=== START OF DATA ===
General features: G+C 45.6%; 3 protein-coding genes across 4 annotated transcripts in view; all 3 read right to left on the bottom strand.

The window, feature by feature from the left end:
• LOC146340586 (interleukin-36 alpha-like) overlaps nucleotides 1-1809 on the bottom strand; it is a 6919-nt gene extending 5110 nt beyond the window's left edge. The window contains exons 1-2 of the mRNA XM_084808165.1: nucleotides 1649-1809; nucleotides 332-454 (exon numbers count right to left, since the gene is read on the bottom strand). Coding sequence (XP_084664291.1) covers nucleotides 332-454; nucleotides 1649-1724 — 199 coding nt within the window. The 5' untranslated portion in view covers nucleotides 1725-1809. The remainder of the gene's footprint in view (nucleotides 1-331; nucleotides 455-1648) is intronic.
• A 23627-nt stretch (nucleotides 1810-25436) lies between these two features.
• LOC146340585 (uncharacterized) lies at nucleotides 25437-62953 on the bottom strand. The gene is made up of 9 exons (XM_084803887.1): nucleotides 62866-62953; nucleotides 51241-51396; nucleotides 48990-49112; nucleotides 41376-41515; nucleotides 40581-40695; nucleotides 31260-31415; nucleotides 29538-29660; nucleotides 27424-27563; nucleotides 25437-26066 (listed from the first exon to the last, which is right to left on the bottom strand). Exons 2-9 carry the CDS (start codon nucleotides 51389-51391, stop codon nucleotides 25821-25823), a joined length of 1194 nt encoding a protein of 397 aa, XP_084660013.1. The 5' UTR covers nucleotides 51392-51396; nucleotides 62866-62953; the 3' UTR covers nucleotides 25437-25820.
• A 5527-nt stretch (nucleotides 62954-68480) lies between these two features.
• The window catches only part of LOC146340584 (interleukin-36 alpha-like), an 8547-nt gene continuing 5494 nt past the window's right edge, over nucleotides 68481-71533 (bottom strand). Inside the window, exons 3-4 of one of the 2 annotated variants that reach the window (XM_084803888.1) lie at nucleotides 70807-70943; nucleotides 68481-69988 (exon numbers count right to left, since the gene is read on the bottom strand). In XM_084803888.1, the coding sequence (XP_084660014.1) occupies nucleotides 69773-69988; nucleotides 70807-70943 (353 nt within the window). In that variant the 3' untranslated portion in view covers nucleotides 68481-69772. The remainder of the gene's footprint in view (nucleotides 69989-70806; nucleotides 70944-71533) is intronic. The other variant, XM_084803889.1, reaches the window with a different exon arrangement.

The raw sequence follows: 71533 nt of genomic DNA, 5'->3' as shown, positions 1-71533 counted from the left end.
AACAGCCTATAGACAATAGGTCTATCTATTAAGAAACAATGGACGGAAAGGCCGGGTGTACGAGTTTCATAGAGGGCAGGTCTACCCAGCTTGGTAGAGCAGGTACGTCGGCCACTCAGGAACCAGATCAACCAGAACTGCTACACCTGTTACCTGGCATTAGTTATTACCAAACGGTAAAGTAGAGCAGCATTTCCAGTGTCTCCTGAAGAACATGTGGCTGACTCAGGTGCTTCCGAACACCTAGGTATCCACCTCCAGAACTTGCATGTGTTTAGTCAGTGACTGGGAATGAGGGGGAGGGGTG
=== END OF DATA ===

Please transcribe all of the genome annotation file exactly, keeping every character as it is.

General features: G+C 45.6%; 3 protein-coding genes across 4 annotated transcripts in view; all 3 read right to left on the bottom strand.

The window, feature by feature from the left end:
• LOC146340586 (interleukin-36 alpha-like) overlaps nucleotides 1-1809 on the bottom strand; it is a 6919-nt gene extending 5110 nt beyond the window's left edge. The window contains exons 1-2 of the mRNA XM_084808165.1: nucleotides 1649-1809; nucleotides 332-454 (exon numbers count right to left, since the gene is read on the bottom strand). Coding sequence (XP_084664291.1) covers nucleotides 332-454; nucleotides 1649-1724 — 199 coding nt within the window. The 5' untranslated portion in view covers nucleotides 1725-1809. The remainder of the gene's footprint in view (nucleotides 1-331; nucleotides 455-1648) is intronic.
• A 23627-nt stretch (nucleotides 1810-25436) lies between these two features.
• LOC146340585 (uncharacterized) lies at nucleotides 25437-62953 on the bottom strand. The gene is made up of 9 exons (XM_084803887.1): nucleotides 62866-62953; nucleotides 51241-51396; nucleotides 48990-49112; nucleotides 41376-41515; nucleotides 40581-40695; nucleotides 31260-31415; nucleotides 29538-29660; nucleotides 27424-27563; nucleotides 25437-26066 (listed from the first exon to the last, which is right to left on the bottom strand). Exons 2-9 carry the CDS (start codon nucleotides 51389-51391, stop codon nucleotides 25821-25823), a joined length of 1194 nt encoding a protein of 397 aa, XP_084660013.1. The 5' UTR covers nucleotides 51392-51396; nucleotides 62866-62953; the 3' UTR covers nucleotides 25437-25820.
• A 5527-nt stretch (nucleotides 62954-68480) lies between these two features.
• The window catches only part of LOC146340584 (interleukin-36 alpha-like), an 8547-nt gene continuing 5494 nt past the window's right edge, over nucleotides 68481-71533 (bottom strand). Inside the window, exons 3-4 of one of the 2 annotated variants that reach the window (XM_084803888.1) lie at nucleotides 70807-70943; nucleotides 68481-69988 (exon numbers count right to left, since the gene is read on the bottom strand). In XM_084803888.1, the coding sequence (XP_084660014.1) occupies nucleotides 69773-69988; nucleotides 70807-70943 (353 nt within the window). In that variant the 3' untranslated portion in view covers nucleotides 68481-69772. The remainder of the gene's footprint in view (nucleotides 69989-70806; nucleotides 70944-71533) is intronic. The other variant, XM_084803889.1, reaches the window with a different exon arrangement.

The raw sequence follows: 71533 nt of genomic DNA, 5'->3' as shown, positions 1-71533 counted from the left end.
AACAGCCTATAGACAATAGGTCTATCTATTAAGAAACAATGGACGGAAAGGCCGGGTGTACGAGTTTCATAGAGGGCAGGTCTACCCAGCTTGGTAGAGCAGGTACGTCGGCCACTCAGGAACCAGATCAACCAGAACTGCTACACCTGTTACCTGGCATTAGTTATTACCAAACGGTAAAGTAGAGCAGCATTTCCAGTGTCTCCTGAAGAACATGTGGCTGACTCAGGTGCTTCCGAACACCTAGGTATCCACCTCCAGAACTTGCATGTGTTTAGTCAGTGACTGGGAATGAGGGGGAGGGGTG